Boko Haram invades two twos in northeast Nigeria
Scores of Boko Haram fighters on Thursday invaded two towns in northeast Nigeria’s Adamawa state after hunters and civilian vigilantes reportedly ousted them from a key town, residents told AFP.
The Islamists raided Hong and Gombi, some 100 kilometers (62.5 miles) from the state capital, Yola, after they were pushed out of the commercial hub of Mubi, which they seized two weeks ago.
Boko Haram is thought to have captured more than two dozen towns in Yobe, Borno and Adamawa states in recent months, as part of its quest to establish a hardline caliphate in the region.
But despite apparently losing control of Mubi, which the Islamists renamed Madinatul Islam or “City of Islam” in Arabic the invasion of Hong and Gombi saw them move closer to Yola.
Thousands of residents have been taking refuge in the city from the violence.
The vigilantes had reportedly reclaimed the town of Maiha on Wednesday after a fierce battle in which scores of the insurgents were said to have been killed, although there was no official confirmation.
In Gombi, resident Haruna Awwalu said Boko Haram were patrolling the streets, firing heavy weaponry, while another local, Rabi Tanimu, said people were cowering indoors and many had fled into the bush.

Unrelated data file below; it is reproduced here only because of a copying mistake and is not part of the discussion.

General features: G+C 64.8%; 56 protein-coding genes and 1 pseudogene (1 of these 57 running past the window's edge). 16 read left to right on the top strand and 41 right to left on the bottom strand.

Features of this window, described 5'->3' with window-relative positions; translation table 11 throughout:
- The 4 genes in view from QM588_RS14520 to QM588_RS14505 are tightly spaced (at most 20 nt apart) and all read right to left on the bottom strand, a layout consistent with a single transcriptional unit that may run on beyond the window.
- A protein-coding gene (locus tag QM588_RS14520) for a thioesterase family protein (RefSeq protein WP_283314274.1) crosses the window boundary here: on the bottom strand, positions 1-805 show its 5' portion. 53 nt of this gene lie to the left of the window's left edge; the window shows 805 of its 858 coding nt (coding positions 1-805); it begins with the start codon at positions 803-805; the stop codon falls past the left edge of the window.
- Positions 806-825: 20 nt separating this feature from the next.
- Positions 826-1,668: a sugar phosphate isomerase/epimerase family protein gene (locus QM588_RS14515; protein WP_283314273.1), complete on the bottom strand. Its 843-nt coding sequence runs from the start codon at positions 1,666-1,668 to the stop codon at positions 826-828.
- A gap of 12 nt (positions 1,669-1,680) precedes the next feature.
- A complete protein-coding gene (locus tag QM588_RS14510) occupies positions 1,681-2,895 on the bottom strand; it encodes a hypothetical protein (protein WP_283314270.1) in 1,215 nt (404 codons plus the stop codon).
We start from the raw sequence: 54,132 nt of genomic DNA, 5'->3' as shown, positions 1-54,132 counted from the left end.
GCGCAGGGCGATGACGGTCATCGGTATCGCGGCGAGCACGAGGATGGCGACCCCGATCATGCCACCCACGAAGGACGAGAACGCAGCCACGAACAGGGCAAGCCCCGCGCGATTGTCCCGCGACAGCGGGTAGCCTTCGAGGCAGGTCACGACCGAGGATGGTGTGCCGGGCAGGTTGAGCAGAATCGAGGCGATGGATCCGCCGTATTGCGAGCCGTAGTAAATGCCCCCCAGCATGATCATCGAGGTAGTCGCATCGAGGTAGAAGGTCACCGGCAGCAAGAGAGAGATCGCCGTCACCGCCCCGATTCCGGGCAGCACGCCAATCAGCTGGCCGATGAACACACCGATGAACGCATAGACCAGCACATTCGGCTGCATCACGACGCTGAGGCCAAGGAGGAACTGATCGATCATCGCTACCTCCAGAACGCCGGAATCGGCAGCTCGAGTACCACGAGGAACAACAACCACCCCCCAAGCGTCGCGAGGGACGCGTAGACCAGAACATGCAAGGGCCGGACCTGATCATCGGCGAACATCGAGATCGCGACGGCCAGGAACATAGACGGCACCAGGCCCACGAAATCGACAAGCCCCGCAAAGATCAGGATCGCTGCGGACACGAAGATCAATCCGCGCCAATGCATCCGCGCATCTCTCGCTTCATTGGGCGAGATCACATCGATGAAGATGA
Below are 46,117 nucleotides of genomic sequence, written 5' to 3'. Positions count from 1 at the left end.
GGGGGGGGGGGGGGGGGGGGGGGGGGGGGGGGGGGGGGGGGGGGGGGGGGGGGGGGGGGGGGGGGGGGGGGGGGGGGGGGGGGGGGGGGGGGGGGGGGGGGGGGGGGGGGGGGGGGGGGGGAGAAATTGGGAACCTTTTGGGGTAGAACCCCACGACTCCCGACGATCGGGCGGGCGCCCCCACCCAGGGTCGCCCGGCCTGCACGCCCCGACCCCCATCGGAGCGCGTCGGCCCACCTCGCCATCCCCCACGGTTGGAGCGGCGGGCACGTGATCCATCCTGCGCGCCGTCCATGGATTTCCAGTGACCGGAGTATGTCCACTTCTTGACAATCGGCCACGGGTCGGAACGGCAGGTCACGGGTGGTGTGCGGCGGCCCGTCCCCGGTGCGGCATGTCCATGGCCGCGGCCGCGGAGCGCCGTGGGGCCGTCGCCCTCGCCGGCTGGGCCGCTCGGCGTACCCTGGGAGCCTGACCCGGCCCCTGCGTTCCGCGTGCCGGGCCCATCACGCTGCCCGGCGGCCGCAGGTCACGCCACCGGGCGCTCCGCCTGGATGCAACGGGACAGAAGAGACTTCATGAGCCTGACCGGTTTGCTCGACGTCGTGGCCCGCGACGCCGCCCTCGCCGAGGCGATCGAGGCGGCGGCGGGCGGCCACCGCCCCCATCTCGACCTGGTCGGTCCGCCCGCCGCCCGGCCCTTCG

“They have burnt down the police station, the local government secretariat and the market after overpowering the police,” Awwalu said.
In Hong, 20 kilometers away, the police station was also razed and the militants raised their black flag outside the home of a retired military general.
Chibado Bobi, chief of staff in Adamawa state governor’s office in Mubi confirmed that civilian vigilantes and hunters had recaptured the town.
“It is true Mubi has fallen back into the hands of Nigerian soldiers with the help of local vigilantes and hunters,” he said.
“It is however too early for residents who fled to move back to Mubi because the security and vigilantes need to mop up all remnants of the group that may be lurking in nearby areas.”
One resident, who asked not to be named, said about 200 vigilantes and hunters armed with den (home-made) guns, spears, clubs, bows and arrows, and machetes were involved in the recapture.
“I saw the Boko Haram fighters fleeing in droves in their vehicles when the hunters and vigilantes entered the town,” he added.
“Their emir (leader) was captured by the hunters and made to sit outside the military barracks that he and his men turned into their base.
“He had his hands tied from the back and we swarmed to have a look but we were later dispersed by the hunters.”